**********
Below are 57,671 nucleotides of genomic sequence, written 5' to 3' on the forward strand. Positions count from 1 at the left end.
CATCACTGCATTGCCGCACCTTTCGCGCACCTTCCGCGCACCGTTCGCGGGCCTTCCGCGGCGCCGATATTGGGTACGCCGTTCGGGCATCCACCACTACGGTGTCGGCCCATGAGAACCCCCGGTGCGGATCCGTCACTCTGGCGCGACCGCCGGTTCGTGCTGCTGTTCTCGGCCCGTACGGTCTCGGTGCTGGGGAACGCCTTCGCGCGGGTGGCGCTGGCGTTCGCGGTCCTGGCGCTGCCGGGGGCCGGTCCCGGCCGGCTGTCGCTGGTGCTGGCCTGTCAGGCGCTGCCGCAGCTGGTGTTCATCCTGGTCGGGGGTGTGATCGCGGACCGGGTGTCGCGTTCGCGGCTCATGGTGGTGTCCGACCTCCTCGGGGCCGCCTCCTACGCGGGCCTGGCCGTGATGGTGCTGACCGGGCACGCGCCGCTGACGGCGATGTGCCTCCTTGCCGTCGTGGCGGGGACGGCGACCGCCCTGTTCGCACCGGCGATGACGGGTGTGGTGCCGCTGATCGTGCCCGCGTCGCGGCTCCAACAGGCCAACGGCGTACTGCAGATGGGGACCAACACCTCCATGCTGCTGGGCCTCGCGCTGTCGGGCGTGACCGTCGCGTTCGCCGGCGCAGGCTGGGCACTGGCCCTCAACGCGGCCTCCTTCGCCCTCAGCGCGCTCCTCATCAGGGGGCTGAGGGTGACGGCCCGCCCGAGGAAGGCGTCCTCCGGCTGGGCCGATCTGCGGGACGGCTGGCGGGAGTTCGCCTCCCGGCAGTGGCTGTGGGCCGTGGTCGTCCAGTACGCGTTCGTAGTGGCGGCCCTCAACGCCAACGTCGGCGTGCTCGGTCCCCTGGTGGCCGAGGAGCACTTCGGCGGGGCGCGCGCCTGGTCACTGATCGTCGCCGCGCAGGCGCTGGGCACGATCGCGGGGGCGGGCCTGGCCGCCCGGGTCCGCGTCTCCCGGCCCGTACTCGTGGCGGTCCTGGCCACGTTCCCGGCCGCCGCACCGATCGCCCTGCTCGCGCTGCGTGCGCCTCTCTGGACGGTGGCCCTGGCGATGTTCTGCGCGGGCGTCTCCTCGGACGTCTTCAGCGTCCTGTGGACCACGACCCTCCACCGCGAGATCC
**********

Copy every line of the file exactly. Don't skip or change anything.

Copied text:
Below are 57,671 nucleotides of genomic sequence, written 5' to 3' on the forward strand. Positions count from 1 at the left end.
CATCACTGCATTGCCGCACCTTTCGCGCACCTTCCGCGCACCGTTCGCGGGCCTTCCGCGGCGCCGATATTGGGTACGCCGTTCGGGCATCCACCACTACGGTGTCGGCCCATGAGAACCCCCGGTGCGGATCCGTCACTCTGGCGCGACCGCCGGTTCGTGCTGCTGTTCTCGGCCCGTACGGTCTCGGTGCTGGGGAACGCCTTCGCGCGGGTGGCGCTGGCGTTCGCGGTCCTGGCGCTGCCGGGGGCCGGTCCCGGCCGGCTGTCGCTGGTGCTGGCCTGTCAGGCGCTGCCGCAGCTGGTGTTCATCCTGGTCGGGGGTGTGATCGCGGACCGGGTGTCGCGTTCGCGGCTCATGGTGGTGTCCGACCTCCTCGGGGCCGCCTCCTACGCGGGCCTGGCCGTGATGGTGCTGACCGGGCACGCGCCGCTGACGGCGATGTGCCTCCTTGCCGTCGTGGCGGGGACGGCGACCGCCCTGTTCGCACCGGCGATGACGGGTGTGGTGCCGCTGATCGTGCCCGCGTCGCGGCTCCAACAGGCCAACGGCGTACTGCAGATGGGGACCAACACCTCCATGCTGCTGGGCCTCGCGCTGTCGGGCGTGACCGTCGCGTTCGCCGGCGCAGGCTGGGCACTGGCCCTCAACGCGGCCTCCTTCGCCCTCAGCGCGCTCCTCATCAGGGGGCTGAGGGTGACGGCCCGCCCGAGGAAGGCGTCCTCCGGCTGGGCCGATCTGCGGGACGGCTGGCGGGAGTTCGCCTCCCGGCAGTGGCTGTGGGCCGTGGTCGTCCAGTACGCGTTCGTAGTGGCGGCCCTCAACGCCAACGTCGGCGTGCTCGGTCCCCTGGTGGCCGAGGAGCACTTCGGCGGGGCGCGCGCCTGGTCACTGATCGTCGCCGCGCAGGCGCTGGGCACGATCGCGGGGGCGGGCCTGGCCGCCCGGGTCCGCGTCTCCCGGCCCGTACTCGTGGCGGTCCTGGCCACGTTCCCGGCCGCCGCACCGATCGCCCTGCTCGCGCTGCGTGCGCCTCTCTGGACGGTGGCCCTGGCGATGTTCTGCGCGGGCGTCTCCTCGGACGTCTTCAGCGTCCTGTGGACCACGACCCTCCACCGCGAGATCC